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OLM Favorites: Prayers for the Stolen

By (December 1, 2017) No Comment

Prayers for the Stolenprayers for the stolen cover

by Jennifer Clement

Hogarth, 2014


Similar to Louise Erdrich’s National Book Award winner The Round House, which highlights the appalling number of rapes Native American women suffer yearly in the United States, Jennifer Clement’s new novel Prayers for the Stolen sheds light on another modern tragedy: the trafficking of young girls into prostitution by Mexican drug cartels, and the elaborate measures taken by mothers to prevent it.

Clement (The Widow Basquiat) focuses on Ladydi and her friends Paula, Maria and Estafani. They live in Guerrero, beginning life disguised as boys until their womanhood can no longer be hidden. Then, pressured by their mothers, they attempt to appear as undesirable as possible through various crude methods, including blackening their lips and teeth with markers, and rubbing charcoal across their faces. Other forms of disfigurement are permanent, but without them, nothing prevents drug cartels from stealing these village girls and selling them into slavery.

Clement invests substantial power in her poetic dialogue. In exceptionally poignant exchange has the young Ladydi questions her mother about the presence of a gun, and her mother’s obvious determination to use it:

What are you doing with a gun, Mama?

My mother stopped and was quiet for a moment.

What gun?

What are you doing with a gun Mama?

Some men need killing, my mother answered.

Ladydi Garcia Martinez is named after Britain’s fairytale Windsor princess. The girl’s drunken, kleptomaniac mother fixated on Diana as a symbol of male betrayal; in her case, a Lothario of a husband, who left to find work in America and instead found a second family. Ladydi’s closest friend, Maria, who was born with a facial deformity, also has an uncanny resemblance to Ladydi’s father. An operation tightens the resemblance and eventually puts her life in danger.

But it is the beautiful Paula who disappears, despite her mother’s ingenious idea of digging holes for the young girls to hide in while cartel SUVs drive past. Unlike other young girls who’d been stolen and lost, however, Paula finds her way home; she’s tattooed, scarred, emotionally broken, and must be spoon-fed baby food by her mother.

The recurring theme of disfigurement causes Prayers for the Stolen to writhe in one’s hands, like a snake. When Paula returns, she’s covered with cigarette burns. For the girls stolen and auctioned off to the sadistic highest bidder, it’s a way for them to leave a message to their family:

If we’re found dead someplace everyone will know we were stolen. It is our mark. My cigarette burns are a message.

I looked at the pattern of circles on her arm as she continued to hold her limb, stretched out like an oar into the jungle air.

You do want people to know it’s you. Otherwise, how will our mothers find us?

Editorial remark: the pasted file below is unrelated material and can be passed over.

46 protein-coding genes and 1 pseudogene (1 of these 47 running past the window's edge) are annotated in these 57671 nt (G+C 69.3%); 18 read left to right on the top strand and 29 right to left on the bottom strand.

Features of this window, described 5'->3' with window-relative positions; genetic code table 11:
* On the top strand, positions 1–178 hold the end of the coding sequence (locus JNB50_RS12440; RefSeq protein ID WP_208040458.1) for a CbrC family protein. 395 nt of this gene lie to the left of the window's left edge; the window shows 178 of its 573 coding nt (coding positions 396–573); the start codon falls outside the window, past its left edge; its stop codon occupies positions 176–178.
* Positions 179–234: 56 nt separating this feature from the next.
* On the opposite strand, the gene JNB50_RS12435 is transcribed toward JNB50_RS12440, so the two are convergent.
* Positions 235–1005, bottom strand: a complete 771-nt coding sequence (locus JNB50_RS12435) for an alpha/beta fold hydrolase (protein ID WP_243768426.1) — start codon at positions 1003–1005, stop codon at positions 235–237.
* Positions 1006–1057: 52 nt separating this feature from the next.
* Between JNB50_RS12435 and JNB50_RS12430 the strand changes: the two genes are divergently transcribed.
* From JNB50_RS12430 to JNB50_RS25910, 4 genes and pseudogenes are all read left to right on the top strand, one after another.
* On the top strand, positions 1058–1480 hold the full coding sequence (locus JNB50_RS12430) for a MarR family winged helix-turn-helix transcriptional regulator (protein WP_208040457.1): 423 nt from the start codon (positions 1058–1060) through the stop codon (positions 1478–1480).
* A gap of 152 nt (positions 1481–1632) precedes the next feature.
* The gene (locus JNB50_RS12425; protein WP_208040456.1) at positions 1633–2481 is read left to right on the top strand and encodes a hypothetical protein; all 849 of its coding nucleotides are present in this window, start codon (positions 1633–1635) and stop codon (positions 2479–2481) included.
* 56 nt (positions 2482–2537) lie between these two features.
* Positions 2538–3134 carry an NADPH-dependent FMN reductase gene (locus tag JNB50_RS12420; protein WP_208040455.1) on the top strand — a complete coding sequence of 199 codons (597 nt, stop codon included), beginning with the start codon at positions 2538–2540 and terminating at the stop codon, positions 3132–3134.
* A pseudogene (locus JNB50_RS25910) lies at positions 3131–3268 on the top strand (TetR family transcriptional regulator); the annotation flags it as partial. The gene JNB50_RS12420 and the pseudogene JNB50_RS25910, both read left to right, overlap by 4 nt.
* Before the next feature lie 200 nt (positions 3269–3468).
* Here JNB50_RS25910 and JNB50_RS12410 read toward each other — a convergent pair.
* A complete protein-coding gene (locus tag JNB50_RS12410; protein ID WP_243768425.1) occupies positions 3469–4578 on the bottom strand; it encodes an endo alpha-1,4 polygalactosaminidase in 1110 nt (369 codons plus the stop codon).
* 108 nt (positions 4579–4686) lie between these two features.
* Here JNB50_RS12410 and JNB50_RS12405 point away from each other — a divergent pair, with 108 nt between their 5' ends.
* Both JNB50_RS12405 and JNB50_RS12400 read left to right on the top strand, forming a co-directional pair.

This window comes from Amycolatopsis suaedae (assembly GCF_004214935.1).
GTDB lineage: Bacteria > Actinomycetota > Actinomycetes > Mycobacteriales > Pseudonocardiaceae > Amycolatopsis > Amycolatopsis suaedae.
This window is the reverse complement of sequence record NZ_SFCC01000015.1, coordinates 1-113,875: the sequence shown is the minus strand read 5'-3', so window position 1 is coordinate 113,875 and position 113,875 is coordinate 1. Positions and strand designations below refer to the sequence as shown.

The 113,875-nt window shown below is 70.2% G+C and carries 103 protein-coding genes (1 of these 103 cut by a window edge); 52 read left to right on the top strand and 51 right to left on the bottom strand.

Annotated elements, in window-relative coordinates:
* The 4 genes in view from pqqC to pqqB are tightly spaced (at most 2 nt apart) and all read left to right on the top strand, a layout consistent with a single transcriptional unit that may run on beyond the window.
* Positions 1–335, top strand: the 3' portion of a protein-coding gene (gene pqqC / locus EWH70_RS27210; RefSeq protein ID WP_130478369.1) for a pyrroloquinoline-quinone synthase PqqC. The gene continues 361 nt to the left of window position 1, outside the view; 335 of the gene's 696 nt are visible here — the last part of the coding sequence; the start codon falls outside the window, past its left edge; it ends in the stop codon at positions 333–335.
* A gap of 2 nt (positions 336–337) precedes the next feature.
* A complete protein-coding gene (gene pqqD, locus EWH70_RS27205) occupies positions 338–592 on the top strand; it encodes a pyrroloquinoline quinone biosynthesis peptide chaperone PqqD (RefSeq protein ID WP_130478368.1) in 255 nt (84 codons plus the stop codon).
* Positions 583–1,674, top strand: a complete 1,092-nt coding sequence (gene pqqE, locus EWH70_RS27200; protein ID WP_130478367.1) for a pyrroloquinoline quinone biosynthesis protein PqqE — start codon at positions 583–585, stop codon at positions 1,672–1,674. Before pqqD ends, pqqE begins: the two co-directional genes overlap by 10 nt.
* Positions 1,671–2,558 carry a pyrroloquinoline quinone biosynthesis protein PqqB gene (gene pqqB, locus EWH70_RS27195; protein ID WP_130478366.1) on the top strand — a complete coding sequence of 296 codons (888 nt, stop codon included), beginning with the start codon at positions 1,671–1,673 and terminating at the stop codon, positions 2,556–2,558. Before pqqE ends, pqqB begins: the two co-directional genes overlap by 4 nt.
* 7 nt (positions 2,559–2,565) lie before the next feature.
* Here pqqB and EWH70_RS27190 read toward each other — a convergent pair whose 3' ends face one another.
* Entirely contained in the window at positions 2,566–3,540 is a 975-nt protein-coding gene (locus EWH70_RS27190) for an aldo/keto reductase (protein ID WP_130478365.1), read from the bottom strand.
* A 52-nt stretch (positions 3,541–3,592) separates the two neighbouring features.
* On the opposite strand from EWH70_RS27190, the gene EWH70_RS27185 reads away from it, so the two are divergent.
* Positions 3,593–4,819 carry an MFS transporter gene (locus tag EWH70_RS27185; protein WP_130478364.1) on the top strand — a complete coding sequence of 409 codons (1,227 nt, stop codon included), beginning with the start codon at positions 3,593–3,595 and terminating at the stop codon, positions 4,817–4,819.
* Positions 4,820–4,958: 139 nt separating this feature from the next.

Ladydi discovers the truth of Paula’s words when she’s wrongfully arrested as witness and accomplice to the murder of a prominent drug baron’s six-year-old daughter. Though underage and soon to be moved to a junior facility, Ladydi is kept in a women’s prison long enough to learn how others have justified their crimes. Prison enlightens her, because every woman there is encouraged to be beautiful, attend educational programs, and plan for a possible future (or at least dream of one). Ladydi meets new friends, but it’s with Aurora that Ladydi hears the story of her own life, as Paula spoke of it:

I thought of our angry piece of land that once held a real community, but was ruined by the community world of the drug traffickers and the immigration to the United States. Our angry piece of land was a broken constellation and each little home was ash.

In the end, Ladydi’s own mother becomes the hero. Finally discarding the illusion of living happily ever after in Guerrero, she trusts her intuition and realizes her daughter and Maria are worth fighting for:

Where are we going Mama?

We’re going to the USA and I’m going to wash dishes. I will wash all the dishes, all the steak blood and cake icing. You’re going to be a nanny to a family. You and Maria can be nannies. And we will never tell anyone where we came from.

Why? I asked.

It’s simple my mother said. It’s simple because no one will ever ask.

Jennifer Clement gives poetic deliverance to grim lives in rural Mexico, where, “A woman can be sold to different owners many times, and even dozens of times a day as a prostitute, while a plastic bag of drugs can be sold once.”

Though born in the US, Clement has spent much of her life in Mexico, and over the past ten years has used her talent as an author and poet to report the atrocities occurring to women daily; her work is classified as fiction, but it’s based on fact. Clement has thoroughly researched her subjects, from the young women who live in danger of being stolen to the wives and daughters of the drug traffickers responsible. She’s seen the holes that rural mothers dig to protect their daughters from theft, and the innocuous city buildings that provide safe hiding places. Then there are the prisoners in the Santa Martha Acatitla Prison for women in Mexico City, where Clement listened to their stories of drugs, violence, rape and the loss of dreams. And yet, these women continue to hope. One seventy-year-old rubs salt onto her arms so she can remember the sea.

Prayers for the Stolen won the NEA Fellowship in Literature 2012.  As a potent, charged narrative, it demands to be embraced and remembered, especially considering how surreal it may seem when read from the comfort and security of one’s own home. Recommending it to others can help bring attention to the violation of women’s rights in other parts of the world.

As a single voice, we can make a difference. One that is long overdue.